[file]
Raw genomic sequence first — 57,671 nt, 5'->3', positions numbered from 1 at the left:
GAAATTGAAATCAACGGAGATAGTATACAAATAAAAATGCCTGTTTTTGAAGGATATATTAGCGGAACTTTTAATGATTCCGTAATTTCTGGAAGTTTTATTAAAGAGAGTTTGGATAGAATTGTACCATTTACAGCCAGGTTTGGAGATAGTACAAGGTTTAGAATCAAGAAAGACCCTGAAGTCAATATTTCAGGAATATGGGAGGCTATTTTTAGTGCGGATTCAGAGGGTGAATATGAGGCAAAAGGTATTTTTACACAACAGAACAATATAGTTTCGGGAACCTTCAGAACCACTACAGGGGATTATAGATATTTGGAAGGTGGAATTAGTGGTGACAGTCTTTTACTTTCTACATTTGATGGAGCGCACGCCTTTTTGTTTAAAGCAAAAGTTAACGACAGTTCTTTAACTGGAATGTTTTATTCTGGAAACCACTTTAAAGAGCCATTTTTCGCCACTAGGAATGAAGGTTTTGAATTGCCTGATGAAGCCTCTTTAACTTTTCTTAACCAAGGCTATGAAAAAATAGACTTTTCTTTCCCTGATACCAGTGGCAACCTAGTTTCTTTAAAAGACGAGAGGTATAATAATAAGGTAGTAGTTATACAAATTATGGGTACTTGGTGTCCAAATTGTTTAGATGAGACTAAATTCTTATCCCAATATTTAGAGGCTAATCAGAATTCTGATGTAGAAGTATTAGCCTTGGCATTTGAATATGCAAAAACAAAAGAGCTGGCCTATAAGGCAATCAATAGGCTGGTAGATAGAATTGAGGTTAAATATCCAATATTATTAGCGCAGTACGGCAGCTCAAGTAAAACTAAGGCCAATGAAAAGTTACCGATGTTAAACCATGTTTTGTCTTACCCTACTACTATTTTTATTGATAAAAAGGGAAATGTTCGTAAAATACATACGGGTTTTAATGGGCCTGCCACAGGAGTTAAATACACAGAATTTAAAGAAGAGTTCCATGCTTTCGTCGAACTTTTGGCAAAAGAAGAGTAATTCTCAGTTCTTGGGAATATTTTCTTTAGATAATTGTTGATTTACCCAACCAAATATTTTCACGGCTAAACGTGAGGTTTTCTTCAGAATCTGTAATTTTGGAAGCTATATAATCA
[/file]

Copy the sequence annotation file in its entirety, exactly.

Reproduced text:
Raw genomic sequence first — 57,671 nt, 5'->3', positions numbered from 1 at the left:
GAAATTGAAATCAACGGAGATAGTATACAAATAAAAATGCCTGTTTTTGAAGGATATATTAGCGGAACTTTTAATGATTCCGTAATTTCTGGAAGTTTTATTAAAGAGAGTTTGGATAGAATTGTACCATTTACAGCCAGGTTTGGAGATAGTACAAGGTTTAGAATCAAGAAAGACCCTGAAGTCAATATTTCAGGAATATGGGAGGCTATTTTTAGTGCGGATTCAGAGGGTGAATATGAGGCAAAAGGTATTTTTACACAACAGAACAATATAGTTTCGGGAACCTTCAGAACCACTACAGGGGATTATAGATATTTGGAAGGTGGAATTAGTGGTGACAGTCTTTTACTTTCTACATTTGATGGAGCGCACGCCTTTTTGTTTAAAGCAAAAGTTAACGACAGTTCTTTAACTGGAATGTTTTATTCTGGAAACCACTTTAAAGAGCCATTTTTCGCCACTAGGAATGAAGGTTTTGAATTGCCTGATGAAGCCTCTTTAACTTTTCTTAACCAAGGCTATGAAAAAATAGACTTTTCTTTCCCTGATACCAGTGGCAACCTAGTTTCTTTAAAAGACGAGAGGTATAATAATAAGGTAGTAGTTATACAAATTATGGGTACTTGGTGTCCAAATTGTTTAGATGAGACTAAATTCTTATCCCAATATTTAGAGGCTAATCAGAATTCTGATGTAGAAGTATTAGCCTTGGCATTTGAATATGCAAAAACAAAAGAGCTGGCCTATAAGGCAATCAATAGGCTGGTAGATAGAATTGAGGTTAAATATCCAATATTATTAGCGCAGTACGGCAGCTCAAGTAAAACTAAGGCCAATGAAAAGTTACCGATGTTAAACCATGTTTTGTCTTACCCTACTACTATTTTTATTGATAAAAAGGGAAATGTTCGTAAAATACATACGGGTTTTAATGGGCCTGCCACAGGAGTTAAATACACAGAATTTAAAGAAGAGTTCCATGCTTTCGTCGAACTTTTGGCAAAAGAAGAGTAATTCTCAGTTCTTGGGAATATTTTCTTTAGATAATTGTTGATTTACCCAACCAAATATTTTCACGGCTAAACGTGAGGTTTTCTTCAGAATCTGTAATTTTGGAAGCTATATAATCA